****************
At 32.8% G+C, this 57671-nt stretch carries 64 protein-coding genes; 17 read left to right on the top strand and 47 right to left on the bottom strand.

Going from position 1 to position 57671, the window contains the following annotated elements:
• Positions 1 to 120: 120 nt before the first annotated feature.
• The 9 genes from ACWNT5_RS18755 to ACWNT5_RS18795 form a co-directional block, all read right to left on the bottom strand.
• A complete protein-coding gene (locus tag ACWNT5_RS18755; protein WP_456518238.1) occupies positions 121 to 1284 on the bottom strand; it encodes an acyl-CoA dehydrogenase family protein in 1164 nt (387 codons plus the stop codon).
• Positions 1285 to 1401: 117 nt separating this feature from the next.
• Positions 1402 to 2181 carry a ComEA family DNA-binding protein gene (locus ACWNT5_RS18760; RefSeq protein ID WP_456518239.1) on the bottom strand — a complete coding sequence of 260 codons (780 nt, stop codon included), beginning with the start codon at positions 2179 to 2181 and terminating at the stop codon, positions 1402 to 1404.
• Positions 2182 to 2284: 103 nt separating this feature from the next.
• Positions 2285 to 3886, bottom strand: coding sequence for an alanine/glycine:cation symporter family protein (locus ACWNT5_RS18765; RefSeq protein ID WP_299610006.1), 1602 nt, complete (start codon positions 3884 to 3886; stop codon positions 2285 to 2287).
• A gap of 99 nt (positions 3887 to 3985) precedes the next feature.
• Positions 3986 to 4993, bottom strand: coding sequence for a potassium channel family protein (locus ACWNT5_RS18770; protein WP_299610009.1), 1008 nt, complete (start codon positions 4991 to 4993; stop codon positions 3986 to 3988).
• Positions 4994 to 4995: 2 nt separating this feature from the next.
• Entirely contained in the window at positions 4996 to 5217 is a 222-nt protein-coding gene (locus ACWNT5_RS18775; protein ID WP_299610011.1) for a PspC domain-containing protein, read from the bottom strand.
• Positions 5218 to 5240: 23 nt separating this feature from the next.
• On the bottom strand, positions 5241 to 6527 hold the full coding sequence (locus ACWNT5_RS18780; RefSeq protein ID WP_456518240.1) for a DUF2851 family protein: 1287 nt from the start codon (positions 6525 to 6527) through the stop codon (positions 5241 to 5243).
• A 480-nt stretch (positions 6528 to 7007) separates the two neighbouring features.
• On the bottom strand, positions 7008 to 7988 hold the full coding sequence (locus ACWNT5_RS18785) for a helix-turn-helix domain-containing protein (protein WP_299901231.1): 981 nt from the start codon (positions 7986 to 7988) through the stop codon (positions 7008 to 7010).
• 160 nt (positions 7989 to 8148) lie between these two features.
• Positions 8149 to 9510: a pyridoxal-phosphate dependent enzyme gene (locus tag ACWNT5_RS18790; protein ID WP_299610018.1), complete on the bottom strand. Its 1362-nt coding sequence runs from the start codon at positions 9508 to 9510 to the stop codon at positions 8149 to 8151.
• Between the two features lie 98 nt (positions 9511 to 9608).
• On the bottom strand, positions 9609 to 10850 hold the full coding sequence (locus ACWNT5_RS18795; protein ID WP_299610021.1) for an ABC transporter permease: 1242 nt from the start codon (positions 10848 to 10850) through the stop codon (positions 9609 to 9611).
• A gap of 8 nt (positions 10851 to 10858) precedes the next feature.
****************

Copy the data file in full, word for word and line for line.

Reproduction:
At 32.8% G+C, this 57671-nt stretch carries 64 protein-coding genes; 17 read left to right on the top strand and 47 right to left on the bottom strand.

Going from position 1 to position 57671, the window contains the following annotated elements:
• Positions 1 to 120: 120 nt before the first annotated feature.
• The 9 genes from ACWNT5_RS18755 to ACWNT5_RS18795 form a co-directional block, all read right to left on the bottom strand.
• A complete protein-coding gene (locus tag ACWNT5_RS18755; protein WP_456518238.1) occupies positions 121 to 1284 on the bottom strand; it encodes an acyl-CoA dehydrogenase family protein in 1164 nt (387 codons plus the stop codon).
• Positions 1285 to 1401: 117 nt separating this feature from the next.
• Positions 1402 to 2181 carry a ComEA family DNA-binding protein gene (locus ACWNT5_RS18760; RefSeq protein ID WP_456518239.1) on the bottom strand — a complete coding sequence of 260 codons (780 nt, stop codon included), beginning with the start codon at positions 2179 to 2181 and terminating at the stop codon, positions 1402 to 1404.
• Positions 2182 to 2284: 103 nt separating this feature from the next.
• Positions 2285 to 3886, bottom strand: coding sequence for an alanine/glycine:cation symporter family protein (locus ACWNT5_RS18765; RefSeq protein ID WP_299610006.1), 1602 nt, complete (start codon positions 3884 to 3886; stop codon positions 2285 to 2287).
• A gap of 99 nt (positions 3887 to 3985) precedes the next feature.
• Positions 3986 to 4993, bottom strand: coding sequence for a potassium channel family protein (locus ACWNT5_RS18770; protein WP_299610009.1), 1008 nt, complete (start codon positions 4991 to 4993; stop codon positions 3986 to 3988).
• Positions 4994 to 4995: 2 nt separating this feature from the next.
• Entirely contained in the window at positions 4996 to 5217 is a 222-nt protein-coding gene (locus ACWNT5_RS18775; protein ID WP_299610011.1) for a PspC domain-containing protein, read from the bottom strand.
• Positions 5218 to 5240: 23 nt separating this feature from the next.
• On the bottom strand, positions 5241 to 6527 hold the full coding sequence (locus ACWNT5_RS18780; RefSeq protein ID WP_456518240.1) for a DUF2851 family protein: 1287 nt from the start codon (positions 6525 to 6527) through the stop codon (positions 5241 to 5243).
• A 480-nt stretch (positions 6528 to 7007) separates the two neighbouring features.
• On the bottom strand, positions 7008 to 7988 hold the full coding sequence (locus ACWNT5_RS18785) for a helix-turn-helix domain-containing protein (protein WP_299901231.1): 981 nt from the start codon (positions 7986 to 7988) through the stop codon (positions 7008 to 7010).
• 160 nt (positions 7989 to 8148) lie between these two features.
• Positions 8149 to 9510: a pyridoxal-phosphate dependent enzyme gene (locus tag ACWNT5_RS18790; protein ID WP_299610018.1), complete on the bottom strand. Its 1362-nt coding sequence runs from the start codon at positions 9508 to 9510 to the stop codon at positions 8149 to 8151.
• Between the two features lie 98 nt (positions 9511 to 9608).
• On the bottom strand, positions 9609 to 10850 hold the full coding sequence (locus ACWNT5_RS18795; protein ID WP_299610021.1) for an ABC transporter permease: 1242 nt from the start codon (positions 10848 to 10850) through the stop codon (positions 9609 to 9611).
• A gap of 8 nt (positions 10851 to 10858) precedes the next feature.